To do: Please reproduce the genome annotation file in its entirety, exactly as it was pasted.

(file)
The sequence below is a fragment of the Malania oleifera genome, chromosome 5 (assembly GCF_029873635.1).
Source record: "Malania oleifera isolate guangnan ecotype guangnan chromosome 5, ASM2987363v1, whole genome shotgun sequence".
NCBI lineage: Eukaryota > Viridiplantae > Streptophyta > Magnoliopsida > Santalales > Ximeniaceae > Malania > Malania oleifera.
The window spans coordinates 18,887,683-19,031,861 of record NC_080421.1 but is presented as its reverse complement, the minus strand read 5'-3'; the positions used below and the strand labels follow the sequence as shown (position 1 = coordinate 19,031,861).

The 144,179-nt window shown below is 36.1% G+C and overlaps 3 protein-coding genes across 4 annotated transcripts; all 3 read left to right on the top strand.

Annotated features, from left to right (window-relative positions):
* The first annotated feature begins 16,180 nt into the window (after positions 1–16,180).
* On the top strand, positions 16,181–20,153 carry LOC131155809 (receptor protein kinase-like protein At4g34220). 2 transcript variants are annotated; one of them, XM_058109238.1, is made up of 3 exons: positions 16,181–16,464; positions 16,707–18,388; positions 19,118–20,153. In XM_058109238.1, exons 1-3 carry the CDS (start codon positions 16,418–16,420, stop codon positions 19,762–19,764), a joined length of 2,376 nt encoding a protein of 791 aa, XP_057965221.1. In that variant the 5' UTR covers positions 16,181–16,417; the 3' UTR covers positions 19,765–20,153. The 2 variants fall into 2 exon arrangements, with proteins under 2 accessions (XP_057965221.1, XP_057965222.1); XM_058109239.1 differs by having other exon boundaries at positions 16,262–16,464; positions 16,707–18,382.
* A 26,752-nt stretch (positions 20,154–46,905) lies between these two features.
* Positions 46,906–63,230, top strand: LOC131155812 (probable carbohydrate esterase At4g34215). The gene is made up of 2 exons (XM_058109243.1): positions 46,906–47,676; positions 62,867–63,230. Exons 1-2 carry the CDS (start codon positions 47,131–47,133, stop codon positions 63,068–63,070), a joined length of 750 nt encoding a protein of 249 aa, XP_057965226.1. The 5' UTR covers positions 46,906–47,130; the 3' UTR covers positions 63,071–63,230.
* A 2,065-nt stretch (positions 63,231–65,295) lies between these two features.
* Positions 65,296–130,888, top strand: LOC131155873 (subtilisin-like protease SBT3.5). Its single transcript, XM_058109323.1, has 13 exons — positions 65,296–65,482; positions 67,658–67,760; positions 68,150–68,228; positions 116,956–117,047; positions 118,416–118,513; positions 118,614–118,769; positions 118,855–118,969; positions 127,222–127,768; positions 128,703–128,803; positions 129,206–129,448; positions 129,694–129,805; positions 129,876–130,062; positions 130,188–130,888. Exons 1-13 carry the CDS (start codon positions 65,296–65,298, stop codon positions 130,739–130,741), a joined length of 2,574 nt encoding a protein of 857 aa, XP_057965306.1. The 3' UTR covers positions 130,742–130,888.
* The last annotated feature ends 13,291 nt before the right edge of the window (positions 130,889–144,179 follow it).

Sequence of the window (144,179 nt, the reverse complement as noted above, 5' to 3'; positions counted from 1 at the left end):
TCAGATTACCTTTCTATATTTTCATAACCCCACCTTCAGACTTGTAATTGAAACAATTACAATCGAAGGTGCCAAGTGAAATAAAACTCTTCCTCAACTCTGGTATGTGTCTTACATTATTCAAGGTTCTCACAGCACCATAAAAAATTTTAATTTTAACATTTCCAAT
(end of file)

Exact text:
The sequence below is a fragment of the Malania oleifera genome, chromosome 5 (assembly GCF_029873635.1).
Source record: "Malania oleifera isolate guangnan ecotype guangnan chromosome 5, ASM2987363v1, whole genome shotgun sequence".
NCBI lineage: Eukaryota > Viridiplantae > Streptophyta > Magnoliopsida > Santalales > Ximeniaceae > Malania > Malania oleifera.
The window spans coordinates 18,887,683-19,031,861 of record NC_080421.1 but is presented as its reverse complement, the minus strand read 5'-3'; the positions used below and the strand labels follow the sequence as shown (position 1 = coordinate 19,031,861).

The 144,179-nt window shown below is 36.1% G+C and overlaps 3 protein-coding genes across 4 annotated transcripts; all 3 read left to right on the top strand.

Annotated features, from left to right (window-relative positions):
* The first annotated feature begins 16,180 nt into the window (after positions 1–16,180).
* On the top strand, positions 16,181–20,153 carry LOC131155809 (receptor protein kinase-like protein At4g34220). 2 transcript variants are annotated; one of them, XM_058109238.1, is made up of 3 exons: positions 16,181–16,464; positions 16,707–18,388; positions 19,118–20,153. In XM_058109238.1, exons 1-3 carry the CDS (start codon positions 16,418–16,420, stop codon positions 19,762–19,764), a joined length of 2,376 nt encoding a protein of 791 aa, XP_057965221.1. In that variant the 5' UTR covers positions 16,181–16,417; the 3' UTR covers positions 19,765–20,153. The 2 variants fall into 2 exon arrangements, with proteins under 2 accessions (XP_057965221.1, XP_057965222.1); XM_058109239.1 differs by having other exon boundaries at positions 16,262–16,464; positions 16,707–18,382.
* A 26,752-nt stretch (positions 20,154–46,905) lies between these two features.
* Positions 46,906–63,230, top strand: LOC131155812 (probable carbohydrate esterase At4g34215). The gene is made up of 2 exons (XM_058109243.1): positions 46,906–47,676; positions 62,867–63,230. Exons 1-2 carry the CDS (start codon positions 47,131–47,133, stop codon positions 63,068–63,070), a joined length of 750 nt encoding a protein of 249 aa, XP_057965226.1. The 5' UTR covers positions 46,906–47,130; the 3' UTR covers positions 63,071–63,230.
* A 2,065-nt stretch (positions 63,231–65,295) lies between these two features.
* Positions 65,296–130,888, top strand: LOC131155873 (subtilisin-like protease SBT3.5). Its single transcript, XM_058109323.1, has 13 exons — positions 65,296–65,482; positions 67,658–67,760; positions 68,150–68,228; positions 116,956–117,047; positions 118,416–118,513; positions 118,614–118,769; positions 118,855–118,969; positions 127,222–127,768; positions 128,703–128,803; positions 129,206–129,448; positions 129,694–129,805; positions 129,876–130,062; positions 130,188–130,888. Exons 1-13 carry the CDS (start codon positions 65,296–65,298, stop codon positions 130,739–130,741), a joined length of 2,574 nt encoding a protein of 857 aa, XP_057965306.1. The 3' UTR covers positions 130,742–130,888.
* The last annotated feature ends 13,291 nt before the right edge of the window (positions 130,889–144,179 follow it).

Sequence of the window (144,179 nt, the reverse complement as noted above, 5' to 3'; positions counted from 1 at the left end):
TCAGATTACCTTTCTATATTTTCATAACCCCACCTTCAGACTTGTAATTGAAACAATTACAATCGAAGGTGCCAAGTGAAATAAAACTCTTCCTCAACTCTGGTATGTGTCTTACATTATTCAAGGTTCTCACAGCACCATAAAAAATTTTAATTTTAACATTTCCAAT